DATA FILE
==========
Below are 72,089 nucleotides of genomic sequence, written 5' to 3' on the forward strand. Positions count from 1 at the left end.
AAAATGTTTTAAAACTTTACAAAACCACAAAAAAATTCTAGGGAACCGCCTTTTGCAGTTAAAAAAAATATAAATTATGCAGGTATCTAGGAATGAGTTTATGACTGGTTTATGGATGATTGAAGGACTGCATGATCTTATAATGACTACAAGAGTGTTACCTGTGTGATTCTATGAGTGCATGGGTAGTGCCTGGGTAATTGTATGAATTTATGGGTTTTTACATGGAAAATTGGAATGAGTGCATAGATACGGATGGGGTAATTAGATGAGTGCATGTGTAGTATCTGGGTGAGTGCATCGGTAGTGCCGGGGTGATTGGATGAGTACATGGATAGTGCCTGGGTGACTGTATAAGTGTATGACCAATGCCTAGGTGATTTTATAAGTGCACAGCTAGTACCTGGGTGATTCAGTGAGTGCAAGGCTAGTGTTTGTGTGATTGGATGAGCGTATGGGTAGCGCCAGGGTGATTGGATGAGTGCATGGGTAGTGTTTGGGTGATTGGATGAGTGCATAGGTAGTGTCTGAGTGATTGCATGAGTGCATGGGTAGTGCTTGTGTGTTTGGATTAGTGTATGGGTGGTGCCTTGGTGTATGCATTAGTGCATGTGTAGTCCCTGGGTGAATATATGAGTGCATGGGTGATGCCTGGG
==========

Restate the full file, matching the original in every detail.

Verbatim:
Below are 72,089 nucleotides of genomic sequence, written 5' to 3' on the forward strand. Positions count from 1 at the left end.
AAAATGTTTTAAAACTTTACAAAACCACAAAAAAATTCTAGGGAACCGCCTTTTGCAGTTAAAAAAAATATAAATTATGCAGGTATCTAGGAATGAGTTTATGACTGGTTTATGGATGATTGAAGGACTGCATGATCTTATAATGACTACAAGAGTGTTACCTGTGTGATTCTATGAGTGCATGGGTAGTGCCTGGGTAATTGTATGAATTTATGGGTTTTTACATGGAAAATTGGAATGAGTGCATAGATACGGATGGGGTAATTAGATGAGTGCATGTGTAGTATCTGGGTGAGTGCATCGGTAGTGCCGGGGTGATTGGATGAGTACATGGATAGTGCCTGGGTGACTGTATAAGTGTATGACCAATGCCTAGGTGATTTTATAAGTGCACAGCTAGTACCTGGGTGATTCAGTGAGTGCAAGGCTAGTGTTTGTGTGATTGGATGAGCGTATGGGTAGCGCCAGGGTGATTGGATGAGTGCATGGGTAGTGTTTGGGTGATTGGATGAGTGCATAGGTAGTGTCTGAGTGATTGCATGAGTGCATGGGTAGTGCTTGTGTGTTTGGATTAGTGTATGGGTGGTGCCTTGGTGTATGCATTAGTGCATGTGTAGTCCCTGGGTGAATATATGAGTGCATGGGTGATGCCTGGG